A New Environment Means New Utilities
09/04/2012 10:45 am EST
Even with long-term investments like utilities, there are better times than others to add to your shares, swap weaker shares for stronger ones, or just buy into a rising ute at bargain prices, reports Roger Conrad of Personal Finance.
For most investors, utility stocks are more or less permanent holdings. Even companies that stumble eventually return to health by cutting operating risk and debt and repairing relations with regulators.
However, timing purchases and occasionally taking a profit can enhance returns. Today, that means scrutinizing the unregulated side.
Exelon’s (EXC) key weakness is that wholesale prices are tied to falling natural gas prices, a trend that has weighed on the company’s results and stock price. Fortunately, Exelon’s successful acquisition of Constellation Energy for $7.7 billion earlier this year reduced the impact of a feared “earnings cliff,” as Exelon’s selling price hedges come off.
That’s why we expect the stock’s projected earnings per share of $2.55 to $2.85 for 2012 to represent a bottom for the year, even though they’ll still comfortably cover the 5.5% dividend. Exelon is a buy up to $45.
Note: Exelon is a new Income Portfolio addition, replacing now-sold Washington REIT (WRE).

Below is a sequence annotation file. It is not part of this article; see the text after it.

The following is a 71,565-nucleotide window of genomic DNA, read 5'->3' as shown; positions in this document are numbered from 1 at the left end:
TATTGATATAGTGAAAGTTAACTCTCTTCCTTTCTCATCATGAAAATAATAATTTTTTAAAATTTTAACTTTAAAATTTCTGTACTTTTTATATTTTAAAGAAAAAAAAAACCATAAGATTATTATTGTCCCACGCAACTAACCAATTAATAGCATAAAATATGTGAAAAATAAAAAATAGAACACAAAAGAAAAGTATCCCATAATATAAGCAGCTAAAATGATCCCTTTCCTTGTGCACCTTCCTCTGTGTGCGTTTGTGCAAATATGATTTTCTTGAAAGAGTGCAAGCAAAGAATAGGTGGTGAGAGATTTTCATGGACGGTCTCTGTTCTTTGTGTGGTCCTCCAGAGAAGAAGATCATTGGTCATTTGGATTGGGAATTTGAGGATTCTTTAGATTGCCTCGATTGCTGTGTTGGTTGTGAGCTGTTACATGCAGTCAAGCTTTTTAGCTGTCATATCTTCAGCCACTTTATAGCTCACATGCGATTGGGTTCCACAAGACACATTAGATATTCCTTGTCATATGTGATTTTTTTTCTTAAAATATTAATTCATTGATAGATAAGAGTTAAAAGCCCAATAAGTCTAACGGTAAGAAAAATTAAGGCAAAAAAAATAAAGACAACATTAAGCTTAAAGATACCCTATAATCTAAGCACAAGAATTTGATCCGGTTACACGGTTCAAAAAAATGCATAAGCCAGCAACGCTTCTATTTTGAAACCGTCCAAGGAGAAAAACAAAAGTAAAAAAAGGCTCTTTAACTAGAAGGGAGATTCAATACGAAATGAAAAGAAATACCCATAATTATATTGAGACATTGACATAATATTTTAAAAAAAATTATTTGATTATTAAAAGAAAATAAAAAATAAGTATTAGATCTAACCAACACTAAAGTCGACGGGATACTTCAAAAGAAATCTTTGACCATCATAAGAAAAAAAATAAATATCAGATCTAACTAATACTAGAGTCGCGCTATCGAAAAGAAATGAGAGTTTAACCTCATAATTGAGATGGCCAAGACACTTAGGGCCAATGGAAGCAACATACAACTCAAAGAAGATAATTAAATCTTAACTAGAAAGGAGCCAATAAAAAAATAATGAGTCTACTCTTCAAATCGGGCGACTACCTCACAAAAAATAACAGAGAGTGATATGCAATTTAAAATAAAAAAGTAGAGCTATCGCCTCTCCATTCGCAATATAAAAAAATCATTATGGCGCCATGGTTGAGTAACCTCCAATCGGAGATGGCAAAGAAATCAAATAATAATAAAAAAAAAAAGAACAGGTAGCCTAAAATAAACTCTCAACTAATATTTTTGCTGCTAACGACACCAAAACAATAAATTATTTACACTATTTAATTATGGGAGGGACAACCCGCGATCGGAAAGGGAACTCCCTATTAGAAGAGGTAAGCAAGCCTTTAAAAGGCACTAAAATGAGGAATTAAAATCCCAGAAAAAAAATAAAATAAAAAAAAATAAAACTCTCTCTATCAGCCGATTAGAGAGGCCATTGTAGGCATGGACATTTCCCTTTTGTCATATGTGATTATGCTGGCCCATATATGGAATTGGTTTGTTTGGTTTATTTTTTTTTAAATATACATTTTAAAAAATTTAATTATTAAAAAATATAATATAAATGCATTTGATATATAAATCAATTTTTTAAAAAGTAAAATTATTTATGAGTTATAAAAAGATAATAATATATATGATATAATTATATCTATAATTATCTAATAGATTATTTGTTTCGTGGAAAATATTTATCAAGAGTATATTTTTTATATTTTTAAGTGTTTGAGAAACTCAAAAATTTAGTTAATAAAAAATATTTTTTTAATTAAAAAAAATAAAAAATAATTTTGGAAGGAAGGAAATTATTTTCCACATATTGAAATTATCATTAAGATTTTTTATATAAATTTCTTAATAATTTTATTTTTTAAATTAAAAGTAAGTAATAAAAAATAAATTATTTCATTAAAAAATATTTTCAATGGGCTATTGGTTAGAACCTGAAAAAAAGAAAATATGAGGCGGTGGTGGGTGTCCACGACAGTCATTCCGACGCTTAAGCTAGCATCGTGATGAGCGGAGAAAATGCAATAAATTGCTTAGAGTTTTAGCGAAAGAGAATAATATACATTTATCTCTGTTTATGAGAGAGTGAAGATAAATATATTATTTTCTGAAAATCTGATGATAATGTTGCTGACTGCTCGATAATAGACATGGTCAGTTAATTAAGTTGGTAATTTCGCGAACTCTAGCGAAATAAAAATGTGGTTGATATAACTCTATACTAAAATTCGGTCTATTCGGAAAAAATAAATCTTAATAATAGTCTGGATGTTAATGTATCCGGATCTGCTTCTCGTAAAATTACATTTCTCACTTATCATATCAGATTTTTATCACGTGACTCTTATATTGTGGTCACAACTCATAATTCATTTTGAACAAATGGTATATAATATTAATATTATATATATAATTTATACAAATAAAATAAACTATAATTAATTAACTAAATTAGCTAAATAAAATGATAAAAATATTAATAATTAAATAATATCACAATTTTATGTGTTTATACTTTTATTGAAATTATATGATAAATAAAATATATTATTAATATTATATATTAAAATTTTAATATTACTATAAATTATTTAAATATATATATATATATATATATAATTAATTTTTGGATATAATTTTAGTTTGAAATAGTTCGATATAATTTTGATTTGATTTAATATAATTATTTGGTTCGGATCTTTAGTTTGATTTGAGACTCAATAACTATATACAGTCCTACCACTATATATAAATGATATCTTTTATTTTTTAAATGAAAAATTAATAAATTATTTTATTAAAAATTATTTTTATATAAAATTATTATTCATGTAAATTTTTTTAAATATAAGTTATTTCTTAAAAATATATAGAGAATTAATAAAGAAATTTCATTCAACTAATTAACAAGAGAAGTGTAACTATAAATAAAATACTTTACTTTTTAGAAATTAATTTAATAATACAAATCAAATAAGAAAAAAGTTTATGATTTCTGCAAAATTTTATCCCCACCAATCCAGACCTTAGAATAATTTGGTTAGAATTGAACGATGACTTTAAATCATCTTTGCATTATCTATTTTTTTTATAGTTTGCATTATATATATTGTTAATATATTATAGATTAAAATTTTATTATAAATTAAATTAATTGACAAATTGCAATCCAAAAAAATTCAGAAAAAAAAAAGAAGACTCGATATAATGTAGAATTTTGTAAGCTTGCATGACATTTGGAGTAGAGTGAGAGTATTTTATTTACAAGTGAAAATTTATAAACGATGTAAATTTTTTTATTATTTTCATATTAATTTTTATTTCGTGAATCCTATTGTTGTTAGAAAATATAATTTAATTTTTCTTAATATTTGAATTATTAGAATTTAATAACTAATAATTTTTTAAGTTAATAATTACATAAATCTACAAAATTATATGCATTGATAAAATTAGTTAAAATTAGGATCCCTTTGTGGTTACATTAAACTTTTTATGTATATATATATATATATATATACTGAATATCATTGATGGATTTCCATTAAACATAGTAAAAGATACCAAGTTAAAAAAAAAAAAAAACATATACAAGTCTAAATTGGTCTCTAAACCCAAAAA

Atlantic Power (AT) derives all of its income from selling power into wholesale markets throughout North America. Fortunately, almost all capacity is locked up under long-term contracts. And thanks to last year’s merger with the former Capital Power, the firm has diversified its revenue streams.
Atlantic’s second-quarter cash flow rose 70% from the same quarter last year. The company also expects a fourth-quarter opening of a major wind plant in Oklahoma, anchored by a 20-year contract with OGE Energy (OGE).
Atlantic pays dividends from cash flows rather than EPS. That enables the company to dish out more aggressively, with a 90% to 97% payout ratio expected for full-year 2012 and a yield in excess of 8%.
Atlantic also owns the regulated Path 15 power line in California, while Exelon runs power distribution operations in Illinois, Maryland, and Pennsylvania. Both companies’ dividends held in 2008-2009, with Atlantic raising its payout in late 2011. Atlantic Power's American depositary receipt is a buy below $16.
NRG Energy (NRG) is a third unregulated power stock to consider. The company is attempting to acquire battered rival Genon Energy (GEN) in a deal that will make it by far America’s biggest producer of wholesale electricity, with a fleet of natural gas, coal, nuclear, and renewable plants with 47 gigawatts of capacity. That deal is expected to close in the first quarter of 2013.
In the meantime, NRG has initiated a quarterly dividend of 9 cents per share for the first time in its history. After doubling its cash flow from year-ago levels, NRG Energy covered this inaugural payout by an ample margin.
As with all wholesale power producers, NRG’s stock has suffered the past five years, losing more than half its value. But with well-run assets and a solid balance sheet, it’s poised for a reversal of fortunes. Buy NRG Energy up to $22.
Unregulated earnings mean these stocks are riskier than largely regulated Dominion (D), Southern (SO) and Xcel Energy (XEL). However, this risk is well reflected in their stock prices, making Exelon, Atlantic, and NRG excellent fresh horses for another utility stock run.